Travolta explores a gangster’s humanity in new film

Movies offer audiences the opportunity to identify with people – even notorious criminals – far outside their sphere of everyday experience. And that is exactly what happens in this candid tell-all about the most notorious gangster since Al Capone.

In GOTTI, actor-turned-director Kevin Connolly and writer Leo Rossi (who also stars in the film), tells the story of infamous crime boss John Joseph Gotti’s rise to become the “Teflon Don” of the Gambino Crime Family in New York City. Spanning three decades and recounted by his son, the film examines Gotti’s tumultuous life as he and his wife attempt to hold the family together amongst various tragedies and trials.

Rossi’s screenplay was directly influenced by his conversations with John Gotti himself and attempts to show both sides of Gotti’s life. “The screenplay that I envisioned after talking to Gotti had the Mafia element, of course, but also the situation of the family. To me, to see how a life of crime in the Mafia affects the family was just as compelling as the Mafia life itself. I tried to interweave them,” he explains.

Arching back and forth between the crucial events that shaped his illicit career during the 1970s, and the aftermath of those glory days in the 1990s when illness ravaged his health, the film presents an honest portrait of a man whose path was marked by violence, ambition, and, despite it all, love for his family.

Bringing GOTTI to life on screen is the legendary John Travolta, who says: “The role required a full understanding of Gotti as a person, not only of his actions, but also the things that really mattered to him on a human level.”

Travolta’s involvement in the project goes back several years, and he was one of a few actors who were approved to play this role by the Gotti family. “I was enthralled by the idea that they thought I could do this. This role was a beautiful challenge to take on,” he says. 

With an avid mind for strategic planning and to manipulate the pieces of the underworld’s puzzle to his benefit, the film shows how Gotti managed to transform an already successful operation run by the Gambino family into one of the most powerful criminal organizations in American history.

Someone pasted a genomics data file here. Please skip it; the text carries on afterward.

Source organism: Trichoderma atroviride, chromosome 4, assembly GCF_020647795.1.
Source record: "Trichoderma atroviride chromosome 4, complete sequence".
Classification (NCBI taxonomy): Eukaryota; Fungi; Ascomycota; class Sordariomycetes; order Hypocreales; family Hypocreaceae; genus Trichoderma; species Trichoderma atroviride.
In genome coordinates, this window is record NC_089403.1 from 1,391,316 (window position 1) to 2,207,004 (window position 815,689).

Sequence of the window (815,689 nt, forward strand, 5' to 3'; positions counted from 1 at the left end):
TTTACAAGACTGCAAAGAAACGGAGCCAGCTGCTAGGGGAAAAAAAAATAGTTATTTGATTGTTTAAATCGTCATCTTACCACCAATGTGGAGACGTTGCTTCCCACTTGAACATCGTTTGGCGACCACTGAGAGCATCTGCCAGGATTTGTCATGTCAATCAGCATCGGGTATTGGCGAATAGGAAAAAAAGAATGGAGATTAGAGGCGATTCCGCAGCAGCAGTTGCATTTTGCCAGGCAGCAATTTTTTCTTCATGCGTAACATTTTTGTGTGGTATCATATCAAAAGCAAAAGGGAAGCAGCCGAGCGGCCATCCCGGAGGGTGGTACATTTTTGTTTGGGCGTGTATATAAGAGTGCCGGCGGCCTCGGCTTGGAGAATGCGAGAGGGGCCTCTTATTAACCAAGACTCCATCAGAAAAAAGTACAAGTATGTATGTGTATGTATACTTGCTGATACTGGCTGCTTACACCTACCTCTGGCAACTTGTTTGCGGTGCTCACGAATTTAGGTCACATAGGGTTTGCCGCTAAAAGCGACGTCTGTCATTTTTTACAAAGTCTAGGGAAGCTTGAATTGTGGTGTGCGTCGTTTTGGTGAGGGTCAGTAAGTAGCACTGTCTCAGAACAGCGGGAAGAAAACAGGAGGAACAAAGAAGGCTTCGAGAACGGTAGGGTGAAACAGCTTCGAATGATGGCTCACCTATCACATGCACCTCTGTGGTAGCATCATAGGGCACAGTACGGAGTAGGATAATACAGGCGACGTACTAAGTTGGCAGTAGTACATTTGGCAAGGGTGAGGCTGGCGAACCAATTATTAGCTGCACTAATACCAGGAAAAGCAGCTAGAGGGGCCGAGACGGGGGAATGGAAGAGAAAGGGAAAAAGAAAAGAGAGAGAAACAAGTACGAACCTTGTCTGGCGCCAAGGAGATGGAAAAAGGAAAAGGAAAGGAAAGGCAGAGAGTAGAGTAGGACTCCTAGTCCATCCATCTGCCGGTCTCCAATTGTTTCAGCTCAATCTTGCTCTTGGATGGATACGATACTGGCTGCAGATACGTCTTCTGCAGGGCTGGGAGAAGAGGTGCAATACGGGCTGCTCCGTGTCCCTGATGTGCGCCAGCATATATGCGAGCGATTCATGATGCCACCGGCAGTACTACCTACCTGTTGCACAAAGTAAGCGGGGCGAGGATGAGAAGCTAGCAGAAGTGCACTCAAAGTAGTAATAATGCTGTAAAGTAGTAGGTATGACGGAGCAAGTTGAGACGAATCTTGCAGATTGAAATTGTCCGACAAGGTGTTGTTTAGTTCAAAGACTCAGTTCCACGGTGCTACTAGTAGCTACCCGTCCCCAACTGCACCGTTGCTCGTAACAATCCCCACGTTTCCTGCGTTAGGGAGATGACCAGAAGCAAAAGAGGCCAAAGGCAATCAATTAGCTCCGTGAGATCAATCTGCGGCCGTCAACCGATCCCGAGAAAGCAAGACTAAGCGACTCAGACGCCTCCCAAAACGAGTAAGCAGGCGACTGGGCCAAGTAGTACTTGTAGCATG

Weaved into the intense and compelling sequence of events that led to his rise to power, is Gotti Jr’s decision to leave a much safer career in the military to join the family business, as well as Gotti’s relationship with devout wife Victoria (Kelly Preston), who held the family together and took her role as mother as seriously as John took his as provider.

Preston wanted to bring the fact that the family was often faced with tragedy and adversity to the screen and, to prepare for her role, she had the unique opportunity to establish a relationship with the real-life Victoria Gotti. As such, Preston was able to construct a candid and complex portrait of a woman who was caught up in difficult situations but never faltered.

While every character represents a new adventure for an actor, Preston admits that lending her talents to portray a real person who is still alive was particularly taxing. “Playing someone who is alive now has its challenges, but in some ways, it’s been a real gift.” 

The emotional core of the film, however, is the relationship between Gotti and his son, John Gotti Jr. (Spencer LoFranco), which ultimately shapes the narrative. In fact, the through-line of the movie is a conversation between Gotti and his son, who seeks his father’s permission to get out of the mob life because of how deeply he feels about his own family. 

For Connolly, the prospect of being on set with someone of John Travolta’s calibre was a once in a lifetime opportunity, and what first attracted him to the project. With Travolta at the heart of the project, the up-and-coming director felt that he was able to experiment and allow the film to take shape organically. “I have my ideas of how I like to do things, but if an actor, particularly an actor with as strong and as much experience as John Travolta, has a different idea and wants to do this or that, I’m always open to actors making their own choices. I want to let them to explore their choices, and then try to readjust to make them as comfortable as I can,” Connolly adds.

The bond between the Connolly and the actors – including Stacy Keach, Pruitt Taylor Vince and William DeMeo – is clear in the way GOTTI was constructed on the screen and imbues the film with authenticity.

In addition to portraying the life of a notorious gangster, GOTTI ultimately helps you realise that, even for those who have slipped away from the righteous path, family is everything. “It just goes to show, no matter what it is, your father’s your father, and your mother’s your mother, and there are special relationships for everybody. It’s no different with the Gotti’s,” concludes Connolly.

GOTTI is distributed by Filmfinity (Pty) Ltd. and will be released nationwide on 21 September 2018.


For more information on GOTTI, including official trailers, please visit our Facebook Page or follow us on Twitter at @NutsAboutMovies, using #GottiMovieSA.




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